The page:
This is our 4th in a yearlong series on Liars, Cheats and Thieves. This is a quick look at LinkedIn, although you’ll see it on other social networks and even on webpages.
TABB Solutions Liars, Cheats and Thieves – LinkedIn
Wow… I really need to connect with this guy. He has been interviewed or featured as a guest speaker on the major news networks.
You see a lot of social media profiles with logos of major networks and major magazines on them with the words “as seen on” by them.
There are also lots of companies advertising services that allow you to put those logos and “as seen on” on your own marketing materials and social media profiles.
But, if you’ve never really appeared on those networks or actually quoted in those publications, is it ethical to lead people to believe you have been “as seen on”?
This fellow most likely bought a press release package, wrote it up himself, paid his money, and a local news station (like an NBC or ABC affiliate) posted it under press releases.
Like this real Press Release on an NBC affiliate site in Richmond, VA.
So Mark Warner at SpecDive can now put on his LinkedIn profile that he has been “seen” on NBC (trust us, he hasn’t). This is a real press release and I am using it to illustrate a point. These press releases are then “seen on” NBC for instance. Get it?
NBC News 12 in Richmond Virginia picked up a press release from “SubmitPressRelease123” then distributed by either “SproutNews” or “WorldNow”. Since it was about a firm in Virginia, they posted it, though they also note they have no “connection therewith”.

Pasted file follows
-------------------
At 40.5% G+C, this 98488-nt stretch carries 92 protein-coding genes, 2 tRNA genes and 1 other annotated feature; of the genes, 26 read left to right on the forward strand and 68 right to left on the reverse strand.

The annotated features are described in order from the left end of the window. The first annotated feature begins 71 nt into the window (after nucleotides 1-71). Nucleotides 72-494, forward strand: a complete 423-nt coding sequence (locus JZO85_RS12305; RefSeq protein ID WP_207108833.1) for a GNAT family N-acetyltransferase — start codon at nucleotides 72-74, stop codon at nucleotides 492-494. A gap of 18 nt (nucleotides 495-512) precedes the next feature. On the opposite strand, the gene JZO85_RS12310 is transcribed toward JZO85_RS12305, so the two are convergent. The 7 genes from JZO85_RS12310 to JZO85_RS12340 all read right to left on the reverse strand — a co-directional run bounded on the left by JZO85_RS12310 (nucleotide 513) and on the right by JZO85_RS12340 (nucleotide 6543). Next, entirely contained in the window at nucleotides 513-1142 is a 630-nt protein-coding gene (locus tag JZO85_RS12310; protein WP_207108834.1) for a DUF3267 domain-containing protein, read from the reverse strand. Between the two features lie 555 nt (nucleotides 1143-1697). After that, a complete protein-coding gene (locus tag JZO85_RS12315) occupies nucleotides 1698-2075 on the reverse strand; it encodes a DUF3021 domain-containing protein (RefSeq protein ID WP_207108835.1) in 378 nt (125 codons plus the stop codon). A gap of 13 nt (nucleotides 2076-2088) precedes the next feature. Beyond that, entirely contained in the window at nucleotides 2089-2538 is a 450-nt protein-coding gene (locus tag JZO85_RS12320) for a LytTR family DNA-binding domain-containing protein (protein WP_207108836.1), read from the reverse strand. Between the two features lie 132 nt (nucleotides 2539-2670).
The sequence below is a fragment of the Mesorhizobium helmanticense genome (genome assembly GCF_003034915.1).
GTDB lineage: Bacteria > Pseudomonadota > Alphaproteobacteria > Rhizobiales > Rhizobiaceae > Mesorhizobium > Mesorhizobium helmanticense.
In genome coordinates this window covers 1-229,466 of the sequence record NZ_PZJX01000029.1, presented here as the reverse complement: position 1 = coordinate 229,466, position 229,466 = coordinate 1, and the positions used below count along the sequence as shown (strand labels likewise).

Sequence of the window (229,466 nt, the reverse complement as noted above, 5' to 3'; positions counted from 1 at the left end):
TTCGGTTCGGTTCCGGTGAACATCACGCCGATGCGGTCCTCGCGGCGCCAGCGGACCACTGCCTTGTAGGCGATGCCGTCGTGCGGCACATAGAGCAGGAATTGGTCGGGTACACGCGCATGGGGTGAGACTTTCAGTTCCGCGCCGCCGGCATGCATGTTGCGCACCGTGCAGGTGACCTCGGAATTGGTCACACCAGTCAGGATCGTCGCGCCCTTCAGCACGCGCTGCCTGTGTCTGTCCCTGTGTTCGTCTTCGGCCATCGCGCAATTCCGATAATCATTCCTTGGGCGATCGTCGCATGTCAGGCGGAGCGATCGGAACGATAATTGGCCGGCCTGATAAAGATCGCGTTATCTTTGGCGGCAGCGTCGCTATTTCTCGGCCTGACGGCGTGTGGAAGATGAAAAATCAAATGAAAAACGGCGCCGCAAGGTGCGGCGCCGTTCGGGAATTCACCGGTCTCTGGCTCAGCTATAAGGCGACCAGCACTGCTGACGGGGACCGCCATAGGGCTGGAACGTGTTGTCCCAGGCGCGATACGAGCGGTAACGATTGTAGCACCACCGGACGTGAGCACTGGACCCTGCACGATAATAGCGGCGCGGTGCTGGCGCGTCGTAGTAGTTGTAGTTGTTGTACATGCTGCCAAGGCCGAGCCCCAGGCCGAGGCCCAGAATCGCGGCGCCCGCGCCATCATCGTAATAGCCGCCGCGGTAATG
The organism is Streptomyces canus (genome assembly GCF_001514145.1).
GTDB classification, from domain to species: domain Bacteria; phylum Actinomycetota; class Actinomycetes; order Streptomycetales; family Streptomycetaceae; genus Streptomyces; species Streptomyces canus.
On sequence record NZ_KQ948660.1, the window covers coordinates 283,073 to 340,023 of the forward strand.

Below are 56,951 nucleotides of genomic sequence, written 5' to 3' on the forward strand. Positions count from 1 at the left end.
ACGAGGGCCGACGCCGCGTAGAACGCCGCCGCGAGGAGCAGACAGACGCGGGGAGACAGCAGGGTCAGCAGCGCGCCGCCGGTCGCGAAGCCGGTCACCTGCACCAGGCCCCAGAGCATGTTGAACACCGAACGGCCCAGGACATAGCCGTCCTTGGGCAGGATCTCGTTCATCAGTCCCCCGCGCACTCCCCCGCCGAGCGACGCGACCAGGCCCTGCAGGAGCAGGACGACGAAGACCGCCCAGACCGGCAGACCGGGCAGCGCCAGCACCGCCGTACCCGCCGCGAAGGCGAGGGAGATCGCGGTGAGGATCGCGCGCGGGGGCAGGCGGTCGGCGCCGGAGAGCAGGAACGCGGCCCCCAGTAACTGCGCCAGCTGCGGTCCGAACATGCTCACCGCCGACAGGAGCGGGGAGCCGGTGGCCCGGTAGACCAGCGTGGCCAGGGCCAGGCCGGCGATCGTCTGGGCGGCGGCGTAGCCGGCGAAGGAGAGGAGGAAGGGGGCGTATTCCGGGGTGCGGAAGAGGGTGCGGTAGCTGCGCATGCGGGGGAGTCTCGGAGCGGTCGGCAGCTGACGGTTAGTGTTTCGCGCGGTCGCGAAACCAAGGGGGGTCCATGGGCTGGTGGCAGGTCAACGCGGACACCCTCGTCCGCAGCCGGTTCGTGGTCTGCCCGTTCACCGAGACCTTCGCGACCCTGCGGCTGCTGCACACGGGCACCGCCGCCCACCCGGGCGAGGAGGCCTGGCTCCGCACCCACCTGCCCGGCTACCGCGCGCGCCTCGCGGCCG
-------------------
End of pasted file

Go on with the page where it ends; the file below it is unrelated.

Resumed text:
In other words, NBC has nothing to do with it.
Now see how this works?
- Write a press release
- Upload it to a PR service
- Get a report of where it appeared
- You are now “seen on” all those networks and news outlets
Yet this is why you see LinkedIn members fluff out there feathers and lead you to believe they get TV or on news media because of their knowledge on a particular subject, not because they dropped a few hundred on a press release.
Banners like the one above are seen on many make money at home programs, eBooks, and other systems that are being hawked online. They might use any one of the following and many more for their “as seen on” advertisement: The New York Times, Esquire, America Online, CNN, FOX, USA Today, Forbes, MSN, Yahoo!, ABC, CBS, NBC and MSNBC. All outlets that pick up press releases like the one above on “News 12 NBC”.
What people assume is that the “make money” item/service that is being sold was featured or talked about on those networks. The advertiser wants you to believe that so that you will think it is legitimate because, after all, only real important things or programs/services are discussed on the major networks, newspapers, and magazines.
They simply do this because it’s an easy way to add credibility where there is none.
If they lie about something like this, can you really trust their product or service?
We think not.
They merely join our list of liars, cheats, and thieves.